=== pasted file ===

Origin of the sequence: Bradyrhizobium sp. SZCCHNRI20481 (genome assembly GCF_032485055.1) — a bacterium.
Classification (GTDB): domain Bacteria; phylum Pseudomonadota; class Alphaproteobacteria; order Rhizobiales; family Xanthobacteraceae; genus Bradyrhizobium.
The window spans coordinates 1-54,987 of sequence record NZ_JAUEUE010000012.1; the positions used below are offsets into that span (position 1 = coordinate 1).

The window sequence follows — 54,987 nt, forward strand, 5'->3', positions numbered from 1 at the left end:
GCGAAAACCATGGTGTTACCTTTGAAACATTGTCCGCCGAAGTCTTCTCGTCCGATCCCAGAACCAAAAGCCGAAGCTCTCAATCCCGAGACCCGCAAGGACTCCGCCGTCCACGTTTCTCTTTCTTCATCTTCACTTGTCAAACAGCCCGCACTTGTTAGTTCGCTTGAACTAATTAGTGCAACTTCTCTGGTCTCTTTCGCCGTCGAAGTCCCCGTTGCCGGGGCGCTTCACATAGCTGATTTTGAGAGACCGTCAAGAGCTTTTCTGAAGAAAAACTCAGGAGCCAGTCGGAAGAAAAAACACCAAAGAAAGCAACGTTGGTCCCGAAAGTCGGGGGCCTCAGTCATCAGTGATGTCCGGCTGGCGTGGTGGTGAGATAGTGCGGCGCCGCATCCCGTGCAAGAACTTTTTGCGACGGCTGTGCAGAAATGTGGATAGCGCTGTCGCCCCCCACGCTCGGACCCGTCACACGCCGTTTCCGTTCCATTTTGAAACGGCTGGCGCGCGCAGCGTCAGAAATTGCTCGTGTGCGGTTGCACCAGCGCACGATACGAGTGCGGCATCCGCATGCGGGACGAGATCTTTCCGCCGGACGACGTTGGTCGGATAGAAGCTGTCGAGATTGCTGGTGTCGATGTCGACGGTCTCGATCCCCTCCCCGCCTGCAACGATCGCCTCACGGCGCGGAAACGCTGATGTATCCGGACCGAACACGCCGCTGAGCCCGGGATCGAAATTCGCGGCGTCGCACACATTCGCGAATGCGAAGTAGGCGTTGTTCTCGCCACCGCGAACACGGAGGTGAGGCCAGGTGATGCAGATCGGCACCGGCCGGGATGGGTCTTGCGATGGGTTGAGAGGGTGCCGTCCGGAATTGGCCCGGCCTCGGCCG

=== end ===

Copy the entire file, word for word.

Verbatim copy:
Origin of the sequence: Bradyrhizobium sp. SZCCHNRI20481 (genome assembly GCF_032485055.1) — a bacterium.
Classification (GTDB): domain Bacteria; phylum Pseudomonadota; class Alphaproteobacteria; order Rhizobiales; family Xanthobacteraceae; genus Bradyrhizobium.
The window spans coordinates 1-54,987 of sequence record NZ_JAUEUE010000012.1; the positions used below are offsets into that span (position 1 = coordinate 1).

The window sequence follows — 54,987 nt, forward strand, 5'->3', positions numbered from 1 at the left end:
GCGAAAACCATGGTGTTACCTTTGAAACATTGTCCGCCGAAGTCTTCTCGTCCGATCCCAGAACCAAAAGCCGAAGCTCTCAATCCCGAGACCCGCAAGGACTCCGCCGTCCACGTTTCTCTTTCTTCATCTTCACTTGTCAAACAGCCCGCACTTGTTAGTTCGCTTGAACTAATTAGTGCAACTTCTCTGGTCTCTTTCGCCGTCGAAGTCCCCGTTGCCGGGGCGCTTCACATAGCTGATTTTGAGAGACCGTCAAGAGCTTTTCTGAAGAAAAACTCAGGAGCCAGTCGGAAGAAAAAACACCAAAGAAAGCAACGTTGGTCCCGAAAGTCGGGGGCCTCAGTCATCAGTGATGTCCGGCTGGCGTGGTGGTGAGATAGTGCGGCGCCGCATCCCGTGCAAGAACTTTTTGCGACGGCTGTGCAGAAATGTGGATAGCGCTGTCGCCCCCCACGCTCGGACCCGTCACACGCCGTTTCCGTTCCATTTTGAAACGGCTGGCGCGCGCAGCGTCAGAAATTGCTCGTGTGCGGTTGCACCAGCGCACGATACGAGTGCGGCATCCGCATGCGGGACGAGATCTTTCCGCCGGACGACGTTGGTCGGATAGAAGCTGTCGAGATTGCTGGTGTCGATGTCGACGGTCTCGATCCCCTCCCCGCCTGCAACGATCGCCTCACGGCGCGGAAACGCTGATGTATCCGGACCGAACACGCCGCTGAGCCCGGGATCGAAATTCGCGGCGTCGCACACATTCGCGAATGCGAAGTAGGCGTTGTTCTCGCCACCGCGAACACGGAGGTGAGGCCAGGTGATGCAGATCGGCACCGGCCGGGATGGGTCTTGCGATGGGTTGAGAGGGTGCCGTCCGGAATTGGCCCGGCCTCGGCCG